Packed house: Northwestern’s on-field success fills seats


Daily file photo by Rafi Letzter

A Northwestern football fan cheers during a home game earlier this fall. Ticket sales reportedly rose more than 50 percent for the Wildcats’ 2012 season.

Rohan Nadkarni, Assistant Sports Editor

It may be decades before the mayor of Chicago decides to dye the Chicago River purple, but right now Chicago’s Big Ten Team continues to attract new fans.

Especially this season, with the help of a talented squad fighting for a chance at the conference championship, Northwestern’s fan base has grown significantly, creating a home-field edge at Ryan Field that has been absent for decades of the school’s existence.

Half full, not half empty

During a memorable post-game news conference this season, when asked a question about that night’s game, coach Pat Fitzgerald held up his nearly finished Powerade bottle and told reporters, “This is 98 percent full, man.”

Fitzgerald may as well have been talking about Ryan Field, the Wildcats’ home turf. For many years before and even through this season, NU has dealt with swathes of empty seats at home games.

But this year, things have changed for the only private school in the Big Ten. Despite being saddled with a sub-10,000 undergraduate enrollment and the second-smallest alumni population in the Chicago area, season ticket sales rose 58 percent for the 2012 season, NU’s associate director of external affairs Mike Polisky told Crain’s Chicago Business.

“It’s critically important,” Fitzgerald said of increased fan support. “Those are some of the steps we need to continue to make in our program to get us to where we want to be. We’re very thankful for the administration and the work Mike Polisky and our season ticket sales staff are doing.”

The 2012 season represented the third-highest season ticket base since the 1990s in school history, only behind the two seasons following the Rose Bowl and the Citrus Bowl in the 1990s, said Doug Meffley, NU’s director of digital and social communications. According to Meffley, the season ticket base has grown 70 percent since 2009.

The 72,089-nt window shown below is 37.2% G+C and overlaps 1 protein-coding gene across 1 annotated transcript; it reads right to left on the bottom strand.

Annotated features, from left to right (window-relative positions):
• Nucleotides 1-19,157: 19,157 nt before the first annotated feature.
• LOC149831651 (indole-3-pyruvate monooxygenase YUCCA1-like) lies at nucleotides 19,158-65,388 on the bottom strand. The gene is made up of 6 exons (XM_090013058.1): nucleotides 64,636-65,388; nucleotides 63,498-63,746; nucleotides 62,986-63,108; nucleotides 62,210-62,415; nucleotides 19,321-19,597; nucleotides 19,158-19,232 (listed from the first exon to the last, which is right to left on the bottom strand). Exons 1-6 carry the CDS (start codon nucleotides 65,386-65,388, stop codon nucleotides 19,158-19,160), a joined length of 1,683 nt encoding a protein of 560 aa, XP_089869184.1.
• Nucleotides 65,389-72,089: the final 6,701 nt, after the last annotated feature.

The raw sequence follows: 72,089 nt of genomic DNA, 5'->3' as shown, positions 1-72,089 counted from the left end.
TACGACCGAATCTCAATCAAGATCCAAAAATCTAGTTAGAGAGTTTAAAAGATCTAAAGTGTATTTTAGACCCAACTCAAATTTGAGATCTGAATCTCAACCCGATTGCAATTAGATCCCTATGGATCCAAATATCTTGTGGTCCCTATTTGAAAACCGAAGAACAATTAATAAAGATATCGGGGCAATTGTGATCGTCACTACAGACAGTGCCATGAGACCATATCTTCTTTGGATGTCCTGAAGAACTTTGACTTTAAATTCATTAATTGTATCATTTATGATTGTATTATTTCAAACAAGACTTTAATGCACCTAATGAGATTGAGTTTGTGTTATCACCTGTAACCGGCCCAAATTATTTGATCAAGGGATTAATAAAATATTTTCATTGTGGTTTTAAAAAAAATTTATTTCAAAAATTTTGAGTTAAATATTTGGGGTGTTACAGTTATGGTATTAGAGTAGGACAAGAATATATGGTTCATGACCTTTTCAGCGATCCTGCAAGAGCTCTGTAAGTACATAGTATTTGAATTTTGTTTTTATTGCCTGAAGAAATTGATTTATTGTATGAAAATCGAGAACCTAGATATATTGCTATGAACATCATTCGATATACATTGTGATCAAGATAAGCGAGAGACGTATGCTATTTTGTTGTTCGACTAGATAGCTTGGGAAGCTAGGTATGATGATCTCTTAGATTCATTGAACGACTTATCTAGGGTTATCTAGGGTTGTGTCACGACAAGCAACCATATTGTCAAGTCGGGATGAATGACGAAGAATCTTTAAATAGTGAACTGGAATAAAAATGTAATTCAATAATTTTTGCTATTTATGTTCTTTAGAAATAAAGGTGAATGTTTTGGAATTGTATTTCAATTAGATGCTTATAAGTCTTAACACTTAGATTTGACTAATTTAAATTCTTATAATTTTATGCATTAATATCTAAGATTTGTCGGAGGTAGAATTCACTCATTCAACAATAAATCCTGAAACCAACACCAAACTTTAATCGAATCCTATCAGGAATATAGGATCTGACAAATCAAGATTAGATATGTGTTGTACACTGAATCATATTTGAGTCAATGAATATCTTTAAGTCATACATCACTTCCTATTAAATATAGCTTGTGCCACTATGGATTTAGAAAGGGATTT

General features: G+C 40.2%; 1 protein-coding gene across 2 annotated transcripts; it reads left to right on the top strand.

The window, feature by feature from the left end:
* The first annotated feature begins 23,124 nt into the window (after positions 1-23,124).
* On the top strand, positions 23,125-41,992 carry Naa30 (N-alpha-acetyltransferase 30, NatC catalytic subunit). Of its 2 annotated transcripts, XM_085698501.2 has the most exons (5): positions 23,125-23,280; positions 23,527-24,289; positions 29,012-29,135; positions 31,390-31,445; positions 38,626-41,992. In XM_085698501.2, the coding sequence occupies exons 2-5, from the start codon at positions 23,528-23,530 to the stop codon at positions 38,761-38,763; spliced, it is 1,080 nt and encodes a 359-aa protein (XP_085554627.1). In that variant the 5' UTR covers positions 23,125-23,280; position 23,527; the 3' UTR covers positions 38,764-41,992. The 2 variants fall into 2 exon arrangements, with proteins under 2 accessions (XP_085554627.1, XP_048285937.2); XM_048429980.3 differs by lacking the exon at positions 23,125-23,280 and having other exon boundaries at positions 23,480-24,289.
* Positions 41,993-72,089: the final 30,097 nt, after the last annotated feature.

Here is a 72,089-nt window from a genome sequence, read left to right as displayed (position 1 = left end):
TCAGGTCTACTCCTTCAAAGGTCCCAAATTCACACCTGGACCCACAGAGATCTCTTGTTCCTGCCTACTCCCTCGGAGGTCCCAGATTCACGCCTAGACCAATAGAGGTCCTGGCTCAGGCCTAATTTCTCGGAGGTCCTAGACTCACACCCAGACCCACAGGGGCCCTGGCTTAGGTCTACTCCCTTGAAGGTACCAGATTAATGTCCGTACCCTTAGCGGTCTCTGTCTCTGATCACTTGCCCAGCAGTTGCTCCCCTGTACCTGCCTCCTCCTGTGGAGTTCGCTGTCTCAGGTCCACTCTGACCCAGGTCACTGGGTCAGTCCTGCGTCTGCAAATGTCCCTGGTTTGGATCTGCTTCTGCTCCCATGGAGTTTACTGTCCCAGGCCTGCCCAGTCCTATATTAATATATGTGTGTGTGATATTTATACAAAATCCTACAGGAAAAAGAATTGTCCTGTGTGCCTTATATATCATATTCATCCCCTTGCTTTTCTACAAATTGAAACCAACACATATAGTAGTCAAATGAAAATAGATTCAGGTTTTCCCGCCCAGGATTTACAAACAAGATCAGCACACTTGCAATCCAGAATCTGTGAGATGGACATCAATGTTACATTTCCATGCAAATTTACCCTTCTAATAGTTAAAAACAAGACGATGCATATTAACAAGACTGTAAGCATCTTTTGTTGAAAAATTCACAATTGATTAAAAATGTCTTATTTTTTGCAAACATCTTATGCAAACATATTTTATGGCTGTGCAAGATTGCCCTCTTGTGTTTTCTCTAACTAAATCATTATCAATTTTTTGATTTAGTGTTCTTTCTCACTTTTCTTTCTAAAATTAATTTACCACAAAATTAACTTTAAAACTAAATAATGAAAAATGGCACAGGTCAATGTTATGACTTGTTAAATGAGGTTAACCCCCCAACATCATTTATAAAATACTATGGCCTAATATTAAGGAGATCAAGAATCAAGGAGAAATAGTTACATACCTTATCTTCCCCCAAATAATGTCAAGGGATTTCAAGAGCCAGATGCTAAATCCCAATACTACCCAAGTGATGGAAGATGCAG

“We’re just taking the steps,” Fitzgerald said. “We’re not where we want to be yet.”

Protect this house

With the buzz of new Under Armour uniforms and the chase for an elusive bowl win heading into the season, NU saw very impressive showings at its first four home games of the season.

The Cats averaged about 31,503 fans for the games against Vanderbilt, Boston College, South Dakota and Indiana. For the first three of those games, the entire student population had yet to reach campus, with move-in day for upperclassmen not arriving until Sept. 24.

Last year, NU averaged 33,442 fans per game, but that included contests against Michigan and Penn State, two large Big Ten schools whose fans travel well. Both of those games drew more than 40,000 fans, with the match-up with Penn State also Homecoming weekend for the Cats.

Saturday’s game against Nebraska is sold out. NU also has more chances to draw big with a Homecoming match-up with Iowa and a rivalry battle with Illinois.

The effect of the growing attendance, a 38 percent increase from 2009-2011, has been twofold.

First, the heightened buzz around NU football has brought in more opportunities for the school’s athletic department. In addition to the school-wide Under Armour sponsorship, the Cats have struck lucrative deals with BMO Harris Bank and Northwestern Memorial Hospital, both of which have prominent advertising exposure at home games.

The fan support also improves the product on the field, with NU slowly gaining a home-field edge that fellow Big Ten members like Ohio State and Michigan have enjoyed for nearly their entire existence.

“We’re very thankful, first of all, for our student support,” Fitzgerald said. “We play for our students. It’s unbelievable to see that kind of support early in the year. I have a feeling they’re getting ready to ‘get it on’ on Saturday.”